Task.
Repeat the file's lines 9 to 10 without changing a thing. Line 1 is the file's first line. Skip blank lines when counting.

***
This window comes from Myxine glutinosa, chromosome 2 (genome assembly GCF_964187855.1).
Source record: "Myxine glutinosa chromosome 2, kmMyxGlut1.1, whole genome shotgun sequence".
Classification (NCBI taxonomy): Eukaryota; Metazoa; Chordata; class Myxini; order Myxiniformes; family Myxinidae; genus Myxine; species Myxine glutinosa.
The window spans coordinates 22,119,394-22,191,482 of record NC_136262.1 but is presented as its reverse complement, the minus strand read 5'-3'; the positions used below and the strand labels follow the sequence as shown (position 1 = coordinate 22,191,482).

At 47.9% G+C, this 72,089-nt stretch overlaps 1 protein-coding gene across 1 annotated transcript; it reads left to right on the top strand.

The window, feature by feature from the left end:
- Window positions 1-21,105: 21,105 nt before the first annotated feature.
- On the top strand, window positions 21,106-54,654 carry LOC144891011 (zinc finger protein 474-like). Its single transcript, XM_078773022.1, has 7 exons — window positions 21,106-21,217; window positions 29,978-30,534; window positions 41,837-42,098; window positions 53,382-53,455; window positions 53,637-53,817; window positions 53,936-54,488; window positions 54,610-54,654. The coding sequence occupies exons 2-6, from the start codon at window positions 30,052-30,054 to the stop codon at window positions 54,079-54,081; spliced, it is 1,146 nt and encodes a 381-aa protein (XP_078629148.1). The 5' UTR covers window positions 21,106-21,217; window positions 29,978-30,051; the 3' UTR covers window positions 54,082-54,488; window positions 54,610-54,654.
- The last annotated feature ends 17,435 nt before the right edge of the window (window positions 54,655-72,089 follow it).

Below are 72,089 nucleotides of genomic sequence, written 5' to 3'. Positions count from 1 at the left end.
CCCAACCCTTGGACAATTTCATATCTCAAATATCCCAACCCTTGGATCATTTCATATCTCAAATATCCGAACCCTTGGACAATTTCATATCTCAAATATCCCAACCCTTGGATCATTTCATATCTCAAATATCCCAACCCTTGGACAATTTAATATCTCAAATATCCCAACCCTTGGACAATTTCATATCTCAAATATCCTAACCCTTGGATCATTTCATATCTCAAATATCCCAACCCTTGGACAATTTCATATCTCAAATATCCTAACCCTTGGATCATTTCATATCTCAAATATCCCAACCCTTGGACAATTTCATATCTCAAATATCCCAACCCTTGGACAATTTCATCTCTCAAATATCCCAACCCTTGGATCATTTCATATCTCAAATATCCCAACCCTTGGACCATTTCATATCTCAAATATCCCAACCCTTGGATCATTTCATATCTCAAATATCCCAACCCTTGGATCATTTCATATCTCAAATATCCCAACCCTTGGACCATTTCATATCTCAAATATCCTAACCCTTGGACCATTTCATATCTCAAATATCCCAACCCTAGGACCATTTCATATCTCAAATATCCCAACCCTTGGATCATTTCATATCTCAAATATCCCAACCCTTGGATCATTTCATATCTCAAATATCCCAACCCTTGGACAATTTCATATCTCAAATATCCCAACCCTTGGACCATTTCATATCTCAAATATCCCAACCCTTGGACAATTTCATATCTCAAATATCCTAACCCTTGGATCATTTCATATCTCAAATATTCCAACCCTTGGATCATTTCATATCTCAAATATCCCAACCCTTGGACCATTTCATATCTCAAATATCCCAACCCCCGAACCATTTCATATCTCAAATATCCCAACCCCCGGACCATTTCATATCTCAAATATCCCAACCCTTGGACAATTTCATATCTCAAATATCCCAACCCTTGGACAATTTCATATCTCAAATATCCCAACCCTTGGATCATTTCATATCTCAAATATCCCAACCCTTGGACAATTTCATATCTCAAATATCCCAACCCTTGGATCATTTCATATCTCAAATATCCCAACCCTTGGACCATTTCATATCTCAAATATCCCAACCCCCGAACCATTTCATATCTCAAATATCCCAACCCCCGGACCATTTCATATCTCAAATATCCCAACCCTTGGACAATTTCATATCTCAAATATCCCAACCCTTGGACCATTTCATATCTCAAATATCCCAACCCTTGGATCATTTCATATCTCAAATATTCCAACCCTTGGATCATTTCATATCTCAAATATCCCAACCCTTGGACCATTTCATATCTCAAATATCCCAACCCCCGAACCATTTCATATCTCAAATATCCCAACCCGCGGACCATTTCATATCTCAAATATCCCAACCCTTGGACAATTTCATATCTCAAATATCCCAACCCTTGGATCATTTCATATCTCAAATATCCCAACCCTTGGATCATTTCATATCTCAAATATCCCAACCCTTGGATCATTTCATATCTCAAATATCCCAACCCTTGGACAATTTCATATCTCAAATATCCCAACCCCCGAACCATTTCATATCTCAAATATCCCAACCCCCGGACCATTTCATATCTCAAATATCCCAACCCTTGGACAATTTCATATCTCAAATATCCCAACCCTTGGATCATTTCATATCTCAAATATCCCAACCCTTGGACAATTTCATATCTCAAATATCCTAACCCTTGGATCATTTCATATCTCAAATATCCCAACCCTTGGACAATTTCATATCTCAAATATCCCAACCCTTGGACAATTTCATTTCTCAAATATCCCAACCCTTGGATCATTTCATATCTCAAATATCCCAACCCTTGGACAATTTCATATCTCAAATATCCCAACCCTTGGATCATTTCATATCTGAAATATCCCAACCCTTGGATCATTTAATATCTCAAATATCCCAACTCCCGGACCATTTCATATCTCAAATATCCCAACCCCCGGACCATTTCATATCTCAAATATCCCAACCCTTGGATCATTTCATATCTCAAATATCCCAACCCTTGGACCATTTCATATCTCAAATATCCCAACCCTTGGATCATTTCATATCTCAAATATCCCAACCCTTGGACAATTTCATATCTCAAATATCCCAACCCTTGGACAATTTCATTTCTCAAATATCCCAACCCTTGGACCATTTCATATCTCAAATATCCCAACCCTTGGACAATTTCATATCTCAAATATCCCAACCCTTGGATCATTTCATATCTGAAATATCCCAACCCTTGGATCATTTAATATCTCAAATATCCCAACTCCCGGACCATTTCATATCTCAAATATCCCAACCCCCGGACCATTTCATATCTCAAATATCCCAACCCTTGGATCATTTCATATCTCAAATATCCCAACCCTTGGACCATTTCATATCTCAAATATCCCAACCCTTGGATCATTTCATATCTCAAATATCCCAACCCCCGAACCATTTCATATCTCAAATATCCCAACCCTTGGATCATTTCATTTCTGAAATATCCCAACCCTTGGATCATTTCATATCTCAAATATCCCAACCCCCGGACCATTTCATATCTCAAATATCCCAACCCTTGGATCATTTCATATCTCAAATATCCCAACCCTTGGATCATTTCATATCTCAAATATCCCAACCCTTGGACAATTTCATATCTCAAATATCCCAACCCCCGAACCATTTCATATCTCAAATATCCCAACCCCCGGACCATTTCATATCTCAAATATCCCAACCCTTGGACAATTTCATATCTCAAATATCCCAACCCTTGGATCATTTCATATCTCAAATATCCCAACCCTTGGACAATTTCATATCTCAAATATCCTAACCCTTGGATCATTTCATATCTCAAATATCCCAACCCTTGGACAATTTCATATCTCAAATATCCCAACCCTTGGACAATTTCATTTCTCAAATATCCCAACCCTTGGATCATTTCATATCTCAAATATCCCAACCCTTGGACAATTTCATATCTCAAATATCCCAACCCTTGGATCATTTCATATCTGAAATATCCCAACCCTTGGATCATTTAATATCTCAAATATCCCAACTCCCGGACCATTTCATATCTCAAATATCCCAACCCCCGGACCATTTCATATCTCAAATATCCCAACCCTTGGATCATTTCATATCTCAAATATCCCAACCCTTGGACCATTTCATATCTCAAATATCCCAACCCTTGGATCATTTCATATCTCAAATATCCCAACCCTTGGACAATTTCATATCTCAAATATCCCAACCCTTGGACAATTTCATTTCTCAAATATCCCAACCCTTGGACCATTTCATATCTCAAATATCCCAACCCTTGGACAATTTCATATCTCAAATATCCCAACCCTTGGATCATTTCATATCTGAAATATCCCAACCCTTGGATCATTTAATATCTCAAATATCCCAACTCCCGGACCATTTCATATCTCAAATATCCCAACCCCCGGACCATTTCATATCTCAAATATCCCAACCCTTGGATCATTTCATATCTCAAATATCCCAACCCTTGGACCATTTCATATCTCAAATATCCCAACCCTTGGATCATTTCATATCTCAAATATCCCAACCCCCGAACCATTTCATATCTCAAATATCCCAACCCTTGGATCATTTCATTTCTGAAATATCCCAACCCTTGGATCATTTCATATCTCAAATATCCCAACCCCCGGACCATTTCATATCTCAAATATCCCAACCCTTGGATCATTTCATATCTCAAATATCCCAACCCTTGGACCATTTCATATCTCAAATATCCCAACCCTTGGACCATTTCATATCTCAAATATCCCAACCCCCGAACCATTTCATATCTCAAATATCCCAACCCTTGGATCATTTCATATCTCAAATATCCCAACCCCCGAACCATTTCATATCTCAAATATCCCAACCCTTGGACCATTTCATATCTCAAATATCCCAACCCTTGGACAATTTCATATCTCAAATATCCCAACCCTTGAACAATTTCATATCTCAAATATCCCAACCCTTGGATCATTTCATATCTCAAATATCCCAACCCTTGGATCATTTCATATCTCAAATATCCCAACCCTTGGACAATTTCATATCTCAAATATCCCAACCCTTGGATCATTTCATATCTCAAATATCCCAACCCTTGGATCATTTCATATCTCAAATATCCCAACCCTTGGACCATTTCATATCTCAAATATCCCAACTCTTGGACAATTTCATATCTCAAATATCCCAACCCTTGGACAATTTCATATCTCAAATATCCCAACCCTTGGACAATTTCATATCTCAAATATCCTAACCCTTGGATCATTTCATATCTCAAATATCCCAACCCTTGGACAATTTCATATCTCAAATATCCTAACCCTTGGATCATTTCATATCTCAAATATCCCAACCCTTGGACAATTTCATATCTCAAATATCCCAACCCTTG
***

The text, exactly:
- The last annotated feature ends 17,435 nt before the right edge of the window (window positions 54,655-72,089 follow it).

Below are 72,089 nucleotides of genomic sequence, written 5' to 3'. Positions count from 1 at the left end.